We again selected SNPs from the OryzaSNP dataset described above (McNally et al. 2009), and supplemented with SNPs discovered from BAC-end sequences of two O. rufipogon accessions generated by the OMAP project (www.omap.org; Ammiraju et al. 2006). The BAC-end sequences had been aligned to the Nipponbare genome (www.gramene.org). Using similar criteria as for the 1536-SNP chip, we identified tag-SNPs using a conservative tagging window size of 50 kb and eliminated SNPs that had more than one hit in the genome and/or more than one mismatches. One thousand two hundred forty-three reliable SNPs from the Illumina SNP chip were included in the Affymetrix array for cross-platform validation. SNPs from the OMAP data were used to fill in gaps >20 Kb between the tag-SNPs. Finally, we added an additional 4,000 SNPs from four highly polymorphic regions (two on chr 1, one on chr 3, and one on chr 11) to provide finer scale evaluation of LD decay in specific regions based on genotyping in our diversity panel (Fig. 1).

Based on genotyping of the ~400 O. sativa samples in our diversity panel, >90% of the 44,100 SNPs on the array passed our QC criteria. These were based on the expected error rates computed from posterior call probabilities (Wright et al. 2010). Of these SNPs, the inbred samples run to date have a median call rate of 95.9%. Control samples, as in the Illumina array, show a high degree of agreement with external validation data of the published Nipponbare and 93-11 genome sequences. Additionally, based on control samples that were run on each plate, pairwise concordances between technical replicates yielded >99% average pairwise concordance and >92% average call rate.

SNP call rates on the 100 O. rufipogon samples are significantly lower than for the O. sativa samples for both the 1536-SNP and the 44,100-SNP assays. This is primarily due to flanking sequence variation in the wild ancestor for which minimal SNP discovery data was available when the assays were developed. There has been a massive outpouring of new sequence information for both wild and both Asian- and African-cultivated rice over the past year, making it possible improve the call rate for arrays targeting wild strains of rice in the future. Our work to date underscores the importance of a high-quality SNP discovery pool for developing reliable, cost-effective SNP-detection assays.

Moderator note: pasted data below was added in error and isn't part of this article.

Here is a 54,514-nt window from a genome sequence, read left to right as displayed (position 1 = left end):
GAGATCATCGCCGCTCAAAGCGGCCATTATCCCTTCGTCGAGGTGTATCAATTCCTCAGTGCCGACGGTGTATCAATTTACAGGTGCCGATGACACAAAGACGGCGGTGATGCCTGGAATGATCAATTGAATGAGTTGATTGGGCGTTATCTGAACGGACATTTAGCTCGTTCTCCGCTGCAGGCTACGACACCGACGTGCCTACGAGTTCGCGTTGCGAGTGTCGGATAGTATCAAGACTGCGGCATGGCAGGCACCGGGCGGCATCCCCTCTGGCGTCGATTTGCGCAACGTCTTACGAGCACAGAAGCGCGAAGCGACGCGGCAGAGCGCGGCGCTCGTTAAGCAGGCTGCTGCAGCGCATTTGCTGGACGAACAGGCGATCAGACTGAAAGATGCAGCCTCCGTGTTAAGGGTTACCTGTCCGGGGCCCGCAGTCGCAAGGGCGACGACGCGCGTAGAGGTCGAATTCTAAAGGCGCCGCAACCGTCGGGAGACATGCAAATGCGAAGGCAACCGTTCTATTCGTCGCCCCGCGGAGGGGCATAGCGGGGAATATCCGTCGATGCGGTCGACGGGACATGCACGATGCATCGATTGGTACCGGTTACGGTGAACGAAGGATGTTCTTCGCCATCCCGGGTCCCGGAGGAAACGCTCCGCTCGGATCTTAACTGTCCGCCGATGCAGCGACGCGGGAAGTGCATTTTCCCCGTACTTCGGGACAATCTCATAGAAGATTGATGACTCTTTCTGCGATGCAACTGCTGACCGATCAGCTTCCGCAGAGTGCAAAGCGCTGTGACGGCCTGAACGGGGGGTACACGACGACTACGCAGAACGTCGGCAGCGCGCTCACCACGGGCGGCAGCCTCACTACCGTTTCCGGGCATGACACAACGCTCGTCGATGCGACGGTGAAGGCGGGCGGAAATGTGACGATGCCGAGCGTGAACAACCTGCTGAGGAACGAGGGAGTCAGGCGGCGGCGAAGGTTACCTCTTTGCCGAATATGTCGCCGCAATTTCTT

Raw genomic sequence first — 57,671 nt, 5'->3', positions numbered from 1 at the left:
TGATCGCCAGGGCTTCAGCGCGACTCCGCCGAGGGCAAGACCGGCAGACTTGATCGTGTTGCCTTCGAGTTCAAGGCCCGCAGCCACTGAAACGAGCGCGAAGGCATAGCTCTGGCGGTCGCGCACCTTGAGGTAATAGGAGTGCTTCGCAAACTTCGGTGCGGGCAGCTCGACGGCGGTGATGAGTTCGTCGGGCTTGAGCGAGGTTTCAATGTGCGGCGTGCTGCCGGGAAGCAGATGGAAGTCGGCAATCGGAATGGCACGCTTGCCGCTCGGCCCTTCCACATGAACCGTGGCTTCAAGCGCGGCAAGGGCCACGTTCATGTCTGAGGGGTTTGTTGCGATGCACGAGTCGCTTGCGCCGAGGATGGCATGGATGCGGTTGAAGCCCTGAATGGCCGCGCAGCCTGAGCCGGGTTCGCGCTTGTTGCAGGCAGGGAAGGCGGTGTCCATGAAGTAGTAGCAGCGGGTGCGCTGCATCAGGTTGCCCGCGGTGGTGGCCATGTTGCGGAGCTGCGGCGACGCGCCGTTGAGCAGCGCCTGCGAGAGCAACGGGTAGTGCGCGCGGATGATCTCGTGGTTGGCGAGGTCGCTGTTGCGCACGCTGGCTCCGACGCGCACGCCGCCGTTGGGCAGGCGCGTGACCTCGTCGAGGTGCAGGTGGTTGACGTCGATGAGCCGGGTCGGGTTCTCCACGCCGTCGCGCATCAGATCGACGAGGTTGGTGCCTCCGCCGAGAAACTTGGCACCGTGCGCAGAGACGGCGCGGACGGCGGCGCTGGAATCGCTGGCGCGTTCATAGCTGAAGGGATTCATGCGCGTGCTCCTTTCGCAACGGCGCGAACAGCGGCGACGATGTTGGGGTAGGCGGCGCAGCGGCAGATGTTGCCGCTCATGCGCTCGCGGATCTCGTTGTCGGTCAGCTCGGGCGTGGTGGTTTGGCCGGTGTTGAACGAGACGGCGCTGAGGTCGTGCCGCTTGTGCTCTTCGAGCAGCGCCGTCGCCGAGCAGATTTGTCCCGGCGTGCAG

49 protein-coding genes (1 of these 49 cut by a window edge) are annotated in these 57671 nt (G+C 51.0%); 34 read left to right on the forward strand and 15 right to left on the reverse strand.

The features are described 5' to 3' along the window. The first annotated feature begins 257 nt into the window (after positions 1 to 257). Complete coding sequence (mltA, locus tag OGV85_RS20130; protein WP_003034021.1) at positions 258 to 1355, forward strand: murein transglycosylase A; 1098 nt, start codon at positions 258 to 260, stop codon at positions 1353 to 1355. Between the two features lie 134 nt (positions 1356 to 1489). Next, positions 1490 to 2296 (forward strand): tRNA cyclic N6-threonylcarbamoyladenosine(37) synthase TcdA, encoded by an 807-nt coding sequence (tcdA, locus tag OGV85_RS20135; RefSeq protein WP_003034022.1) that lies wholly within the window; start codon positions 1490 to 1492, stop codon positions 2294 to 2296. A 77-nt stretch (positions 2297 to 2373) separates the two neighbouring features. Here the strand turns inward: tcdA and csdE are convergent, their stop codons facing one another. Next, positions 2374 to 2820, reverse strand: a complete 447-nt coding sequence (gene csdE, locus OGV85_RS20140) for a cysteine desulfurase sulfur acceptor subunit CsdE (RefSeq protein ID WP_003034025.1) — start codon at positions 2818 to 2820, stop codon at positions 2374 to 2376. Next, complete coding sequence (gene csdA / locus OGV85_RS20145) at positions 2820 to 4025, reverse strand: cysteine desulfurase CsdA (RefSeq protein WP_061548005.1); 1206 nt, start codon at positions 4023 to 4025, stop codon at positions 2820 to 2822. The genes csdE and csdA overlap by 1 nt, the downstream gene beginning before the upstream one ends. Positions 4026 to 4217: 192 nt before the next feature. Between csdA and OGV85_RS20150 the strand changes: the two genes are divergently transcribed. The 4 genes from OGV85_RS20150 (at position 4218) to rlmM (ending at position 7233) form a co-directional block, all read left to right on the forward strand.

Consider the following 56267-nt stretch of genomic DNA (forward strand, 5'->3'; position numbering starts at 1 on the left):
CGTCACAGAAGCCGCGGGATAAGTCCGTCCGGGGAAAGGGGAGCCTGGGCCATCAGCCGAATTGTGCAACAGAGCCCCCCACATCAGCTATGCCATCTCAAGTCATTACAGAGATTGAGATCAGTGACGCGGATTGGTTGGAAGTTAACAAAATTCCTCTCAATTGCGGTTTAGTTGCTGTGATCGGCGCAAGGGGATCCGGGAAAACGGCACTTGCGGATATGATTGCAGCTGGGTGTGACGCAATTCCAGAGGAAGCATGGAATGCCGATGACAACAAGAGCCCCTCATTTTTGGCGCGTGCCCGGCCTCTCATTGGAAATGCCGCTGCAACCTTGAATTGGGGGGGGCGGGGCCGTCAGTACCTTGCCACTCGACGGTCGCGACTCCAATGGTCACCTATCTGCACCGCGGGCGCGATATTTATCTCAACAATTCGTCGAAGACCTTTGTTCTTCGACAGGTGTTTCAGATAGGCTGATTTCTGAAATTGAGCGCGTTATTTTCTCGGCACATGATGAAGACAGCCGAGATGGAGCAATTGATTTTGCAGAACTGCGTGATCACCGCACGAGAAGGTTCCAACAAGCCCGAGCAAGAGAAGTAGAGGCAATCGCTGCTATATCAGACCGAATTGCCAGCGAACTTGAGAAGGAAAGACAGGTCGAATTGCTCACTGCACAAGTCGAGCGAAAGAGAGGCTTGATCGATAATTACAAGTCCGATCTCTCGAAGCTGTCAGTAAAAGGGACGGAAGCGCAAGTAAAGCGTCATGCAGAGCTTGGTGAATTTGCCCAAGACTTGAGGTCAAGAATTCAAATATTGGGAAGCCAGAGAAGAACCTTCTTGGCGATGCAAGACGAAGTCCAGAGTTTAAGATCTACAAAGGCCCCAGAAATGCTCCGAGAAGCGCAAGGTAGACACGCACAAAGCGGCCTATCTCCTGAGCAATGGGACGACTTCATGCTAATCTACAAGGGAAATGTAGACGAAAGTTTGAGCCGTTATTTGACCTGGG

1. 3.

    Development of 384-SNP assays for applications in genetics and breeding: the availability of re-sequencing data on an increasing number of accessions and SNP diversity data on 400 O. sativa samples provides a database of critical information about the frequency of individual SNPs in different subpopulations or varieties. We have successfully used this information to develop a suite of “breeders chips” in collaboration with colleagues at IRRI and in the USDA-ARS. Each breeder’s chip consists of 96 or 384-SNPs that can be used to economically and rapidly assay large numbers of lines from segregating populations using Illumina’s BeadXpress platform.

     

The SNP chips we have designed to date provide optimal genome coverage across the 12 chromosomes of rice or targeted coverage across specific regions of the genome. SNPs are selected to target polymorphisms in specific pairs of parents, within or between different subpopulations. For example, 384-SNP chips have been optimized for indica × japonica populations commonly used for QTL mapping, others for indica × aus or tropical × temperate japonica breeding populations and some for indica × O. rufipogon or japonica × O. rufipogon populations.